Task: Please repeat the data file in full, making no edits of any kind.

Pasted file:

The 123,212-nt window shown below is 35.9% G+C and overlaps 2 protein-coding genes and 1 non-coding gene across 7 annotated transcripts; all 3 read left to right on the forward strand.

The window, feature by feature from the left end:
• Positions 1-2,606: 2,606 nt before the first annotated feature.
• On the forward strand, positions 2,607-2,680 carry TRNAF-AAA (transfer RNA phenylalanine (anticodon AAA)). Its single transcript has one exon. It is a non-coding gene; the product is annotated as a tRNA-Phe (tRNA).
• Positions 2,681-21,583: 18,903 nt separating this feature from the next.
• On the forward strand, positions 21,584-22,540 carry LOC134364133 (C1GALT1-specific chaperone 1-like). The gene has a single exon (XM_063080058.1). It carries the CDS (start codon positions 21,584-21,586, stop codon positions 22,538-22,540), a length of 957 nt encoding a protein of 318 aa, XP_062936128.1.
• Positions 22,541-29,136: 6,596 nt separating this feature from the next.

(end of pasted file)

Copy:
The 123,212-nt window shown below is 35.9% G+C and overlaps 2 protein-coding genes and 1 non-coding gene across 7 annotated transcripts; all 3 read left to right on the forward strand.

The window, feature by feature from the left end:
• Positions 1-2,606: 2,606 nt before the first annotated feature.
• On the forward strand, positions 2,607-2,680 carry TRNAF-AAA (transfer RNA phenylalanine (anticodon AAA)). Its single transcript has one exon. It is a non-coding gene; the product is annotated as a tRNA-Phe (tRNA).
• Positions 2,681-21,583: 18,903 nt separating this feature from the next.
• On the forward strand, positions 21,584-22,540 carry LOC134364133 (C1GALT1-specific chaperone 1-like). The gene has a single exon (XM_063080058.1). It carries the CDS (start codon positions 21,584-21,586, stop codon positions 22,538-22,540), a length of 957 nt encoding a protein of 318 aa, XP_062936128.1.
• Positions 22,541-29,136: 6,596 nt separating this feature from the next.